On his whirlwind tour through the UK, McKenzie Wark (author of The Beach Beneath The Street: The Everyday Life and Glorious Times of the Situationist International) has given a number of fascinating interviews on the contemporary relevance of Situationist thought and practice. In an interview with STIR, over a game of Guy Debord's own Game of War no less, Wark suggests revisiting the Situationist canon in order to make sense of the commodity form (both virtual and real) and resist the institutionalization of knowledge:
So, why look at this stuff again? Well, if you are interested in how to think critically about everyday life, how to think and act outside of institutionalized forms of knowledge, in ways of inventing practices that are at least partially outside of the commodity system, then they are great precursors for dozens of things happening now such as Copy Left and Creative Commons on one side and forms of autonomous organizations in the media on the other.
Michael Sorkin's All Over the Map: Writing on Buildings and Cities, just published in hardback by Verso, has been garnering its fair share of praise on both sides of the Atlantic from popular media and urban design publications alike. The Guardian's architecture critic Rowan Moore has described Sorkin as "an enraged but forever hopeful liberal" wandering the streets of his dear lower Manhattan with a keen eye and sharp tongue for those corporate architects—watch out Rem Koolhaas—and their fawning critics "who dress the works that crush the freedoms." If there is a narrative that runs through these essays, it is in the particulate of September 11th that still coats Sorkin's architectural psyche:
The most persistent theme is the architectural response to the 9/11 attacks on the World Trade Centre, which happened in Sorkin's neighbourhood, early in the time span of All Over the Map. He combines his usual astute analysis of the politics with his own ideas of what might be built there—"A World Peace Dome" for example.
The incredulity of media and government at the recent London riots indicates a remarkably short historical memory. If they had a copy of Springtime: The New Student Rebellions at hand, they would have had a textual reference for both the horrors of police brutality and the simmering anger of students, workers and the poor. But unlike the London rioters, the student protesters of Springtime have introduced, what an Inside Higher Ed review calls "a new vocabulary of protest." The review refers to the "book bloc" phenomenon as one such example:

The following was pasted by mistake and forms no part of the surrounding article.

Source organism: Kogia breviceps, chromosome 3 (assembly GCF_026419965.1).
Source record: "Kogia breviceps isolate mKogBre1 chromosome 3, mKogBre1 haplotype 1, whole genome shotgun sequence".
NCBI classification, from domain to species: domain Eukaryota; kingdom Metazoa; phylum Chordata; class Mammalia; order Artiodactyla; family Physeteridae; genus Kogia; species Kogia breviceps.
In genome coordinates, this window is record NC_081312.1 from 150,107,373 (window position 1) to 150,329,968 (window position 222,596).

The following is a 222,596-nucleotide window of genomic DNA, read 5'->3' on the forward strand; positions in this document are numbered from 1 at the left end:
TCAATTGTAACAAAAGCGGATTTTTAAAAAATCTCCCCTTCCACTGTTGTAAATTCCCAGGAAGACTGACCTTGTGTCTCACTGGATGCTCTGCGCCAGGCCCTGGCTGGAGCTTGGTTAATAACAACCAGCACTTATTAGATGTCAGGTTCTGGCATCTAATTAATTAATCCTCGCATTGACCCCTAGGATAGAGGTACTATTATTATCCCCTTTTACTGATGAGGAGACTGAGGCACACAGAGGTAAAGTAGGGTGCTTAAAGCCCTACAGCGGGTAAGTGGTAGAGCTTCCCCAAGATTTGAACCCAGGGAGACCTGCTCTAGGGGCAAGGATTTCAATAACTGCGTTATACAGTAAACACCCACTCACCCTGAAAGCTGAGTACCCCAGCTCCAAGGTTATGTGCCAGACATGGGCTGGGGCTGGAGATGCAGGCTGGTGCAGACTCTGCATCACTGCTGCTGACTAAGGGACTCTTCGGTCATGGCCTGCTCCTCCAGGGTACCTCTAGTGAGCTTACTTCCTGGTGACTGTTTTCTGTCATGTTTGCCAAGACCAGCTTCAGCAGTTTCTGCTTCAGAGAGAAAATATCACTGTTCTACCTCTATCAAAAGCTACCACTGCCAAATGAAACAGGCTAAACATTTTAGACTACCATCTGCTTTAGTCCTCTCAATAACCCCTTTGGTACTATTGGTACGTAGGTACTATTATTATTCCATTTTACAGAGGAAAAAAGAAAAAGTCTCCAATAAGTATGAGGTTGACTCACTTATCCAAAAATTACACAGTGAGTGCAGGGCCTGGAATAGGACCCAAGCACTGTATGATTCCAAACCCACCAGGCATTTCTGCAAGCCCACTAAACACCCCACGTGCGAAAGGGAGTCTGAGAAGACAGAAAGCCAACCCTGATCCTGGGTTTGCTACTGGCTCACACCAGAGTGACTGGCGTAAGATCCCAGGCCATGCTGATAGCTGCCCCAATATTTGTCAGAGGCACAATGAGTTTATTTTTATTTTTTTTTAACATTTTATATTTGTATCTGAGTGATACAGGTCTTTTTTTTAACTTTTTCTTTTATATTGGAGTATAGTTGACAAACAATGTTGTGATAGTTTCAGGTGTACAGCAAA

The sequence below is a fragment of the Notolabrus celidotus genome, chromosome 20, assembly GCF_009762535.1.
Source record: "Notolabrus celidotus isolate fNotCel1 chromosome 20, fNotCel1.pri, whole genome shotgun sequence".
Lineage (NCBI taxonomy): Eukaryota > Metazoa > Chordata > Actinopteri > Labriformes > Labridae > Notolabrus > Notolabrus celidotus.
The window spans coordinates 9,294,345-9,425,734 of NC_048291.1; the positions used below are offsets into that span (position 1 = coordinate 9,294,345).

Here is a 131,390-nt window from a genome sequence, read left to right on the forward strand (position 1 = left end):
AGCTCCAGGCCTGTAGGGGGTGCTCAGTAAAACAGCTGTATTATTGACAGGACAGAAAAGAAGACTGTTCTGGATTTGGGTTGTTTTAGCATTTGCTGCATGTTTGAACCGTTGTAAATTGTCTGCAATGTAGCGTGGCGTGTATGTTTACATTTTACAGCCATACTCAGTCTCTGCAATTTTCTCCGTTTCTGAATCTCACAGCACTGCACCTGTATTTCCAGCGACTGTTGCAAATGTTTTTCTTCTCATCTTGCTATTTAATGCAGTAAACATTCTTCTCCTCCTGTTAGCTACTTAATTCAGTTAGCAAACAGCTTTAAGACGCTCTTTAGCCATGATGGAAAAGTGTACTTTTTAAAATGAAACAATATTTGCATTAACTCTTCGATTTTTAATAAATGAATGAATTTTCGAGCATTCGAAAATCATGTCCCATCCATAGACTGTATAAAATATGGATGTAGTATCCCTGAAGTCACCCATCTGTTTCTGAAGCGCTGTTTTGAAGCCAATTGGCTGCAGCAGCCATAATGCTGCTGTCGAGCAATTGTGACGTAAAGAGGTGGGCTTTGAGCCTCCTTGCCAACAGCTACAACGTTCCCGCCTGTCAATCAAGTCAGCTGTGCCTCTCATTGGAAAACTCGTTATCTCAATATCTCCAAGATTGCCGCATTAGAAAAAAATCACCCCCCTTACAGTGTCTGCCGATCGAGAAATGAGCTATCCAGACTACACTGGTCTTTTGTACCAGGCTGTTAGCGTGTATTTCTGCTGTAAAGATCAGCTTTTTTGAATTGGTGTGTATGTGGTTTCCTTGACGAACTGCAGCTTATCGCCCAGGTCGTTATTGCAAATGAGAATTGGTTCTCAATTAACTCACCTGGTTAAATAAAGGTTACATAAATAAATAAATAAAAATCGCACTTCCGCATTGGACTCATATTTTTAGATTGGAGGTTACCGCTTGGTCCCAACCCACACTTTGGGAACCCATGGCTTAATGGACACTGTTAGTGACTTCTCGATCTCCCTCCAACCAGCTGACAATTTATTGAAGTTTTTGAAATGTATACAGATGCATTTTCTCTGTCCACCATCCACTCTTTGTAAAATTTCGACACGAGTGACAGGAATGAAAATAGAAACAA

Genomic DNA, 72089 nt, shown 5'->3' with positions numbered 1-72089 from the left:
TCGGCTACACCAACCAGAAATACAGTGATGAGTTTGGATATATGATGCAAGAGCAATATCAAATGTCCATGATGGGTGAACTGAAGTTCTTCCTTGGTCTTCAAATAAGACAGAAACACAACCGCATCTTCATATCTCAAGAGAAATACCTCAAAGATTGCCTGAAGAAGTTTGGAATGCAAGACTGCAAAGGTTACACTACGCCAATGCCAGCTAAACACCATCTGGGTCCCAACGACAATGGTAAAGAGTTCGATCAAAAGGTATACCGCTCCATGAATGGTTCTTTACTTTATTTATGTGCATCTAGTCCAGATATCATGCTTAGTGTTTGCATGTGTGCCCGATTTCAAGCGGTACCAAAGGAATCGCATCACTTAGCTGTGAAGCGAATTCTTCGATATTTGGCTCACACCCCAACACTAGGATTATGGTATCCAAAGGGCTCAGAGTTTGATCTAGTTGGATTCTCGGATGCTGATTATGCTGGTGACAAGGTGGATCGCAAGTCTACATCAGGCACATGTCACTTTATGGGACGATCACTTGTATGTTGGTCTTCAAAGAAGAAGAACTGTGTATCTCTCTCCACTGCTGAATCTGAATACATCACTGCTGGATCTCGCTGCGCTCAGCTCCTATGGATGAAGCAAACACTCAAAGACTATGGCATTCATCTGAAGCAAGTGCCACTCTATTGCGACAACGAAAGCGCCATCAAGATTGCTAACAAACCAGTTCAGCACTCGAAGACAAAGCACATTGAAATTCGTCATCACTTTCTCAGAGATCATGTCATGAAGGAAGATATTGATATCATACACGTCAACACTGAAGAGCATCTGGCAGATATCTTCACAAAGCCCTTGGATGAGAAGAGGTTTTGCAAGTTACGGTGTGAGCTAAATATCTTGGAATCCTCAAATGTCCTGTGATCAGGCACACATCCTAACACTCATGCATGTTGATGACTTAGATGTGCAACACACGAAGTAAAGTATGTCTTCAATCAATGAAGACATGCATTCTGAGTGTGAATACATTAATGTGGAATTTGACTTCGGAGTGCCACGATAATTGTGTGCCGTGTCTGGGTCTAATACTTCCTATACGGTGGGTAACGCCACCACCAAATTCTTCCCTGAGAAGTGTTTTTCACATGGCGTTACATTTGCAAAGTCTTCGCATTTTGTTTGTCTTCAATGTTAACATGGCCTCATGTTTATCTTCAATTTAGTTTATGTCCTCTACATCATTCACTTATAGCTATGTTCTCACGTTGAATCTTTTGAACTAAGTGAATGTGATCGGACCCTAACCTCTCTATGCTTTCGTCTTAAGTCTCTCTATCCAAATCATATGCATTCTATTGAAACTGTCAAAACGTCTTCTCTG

By the time an enormous anti-Berlusconi protest took place in Rome on December 14, a group of Italian faculty members had decided on a syllabus of 20 titles worth carrying into battle. It's all over the place: The Odyssey and Fahrenheit 451, Spinoza's Ethics and Donna Haraway's Cyborg Manifesto, Foucault and Fight Club. And so when the forces of law and order descended on the protesters, swinging, it was a visual allegory of culture in the age of austerity—budget-cutting raining blows on the life of the mind, though also, perhaps, the canon as defensive weapon.
And here are the answers you've all been so patiently waiting for. Congratulations to our incredibly well-read winners!
Get your radical thinking caps on...To celebrate the publication of Set 5 of the Radical Thinkers series, Verso is offering 2 lucky winners the chance to win all available titles in the five sets published to date.
The highly popular series publishes new editions of important works of continental philosophy in beautifully-designed and affordable editions. Covering the full spectrum of critical thought, the series includes work from radical thinkers such as Walter Benjamin, Judith Butler, Louis Althusser, Jean Baudrillard, Guy Debord, Georg Lukács, Jean-Paul Sartre, Theodor Adorno and many more.
First published in 2005, there are now 60 titles in the series. In 2009, set 4 was launched with a stunning and acclaimed new cover design from Rumors, which has become a hallmark of the series. They have been widely praised, including in the Guardian, Bookforum and the New Statesman.
It comes as no surprise that GOP presidential nominee Rick Perry has called climate change a lie and accused scientists of doctoring information to suit their own ends—indeed, these seem to me some of his tamer anti-science assertions. But even the political centre seems averse to calling out climate change skeptics and taking any meaningful steps to reduce emissions—denial by inaction some would call it. In a column in the Washington Post, author and activist Bill McKibben (who penned the introduction for Verso's upcoming I'm With the Bears: Short Stories from a Damaged Planet) takes aim at Obama's climate change intransigence:
Still, the final call rests with Barack Obama, who said the night that he clinched the Democratic nomination in June 2008 that his ascension would mark the moment when 'the rise of the oceans began to slow and our planet began to heal.' Now he gets a chance to prove that he meant it. In basketball terms, he's alone at the top of the key—will he take the 20-foot jumper or pass the ball? It's a rare, character-defining moment. Obama can't escape it simply by saying that someone else will burn the oil if we don't.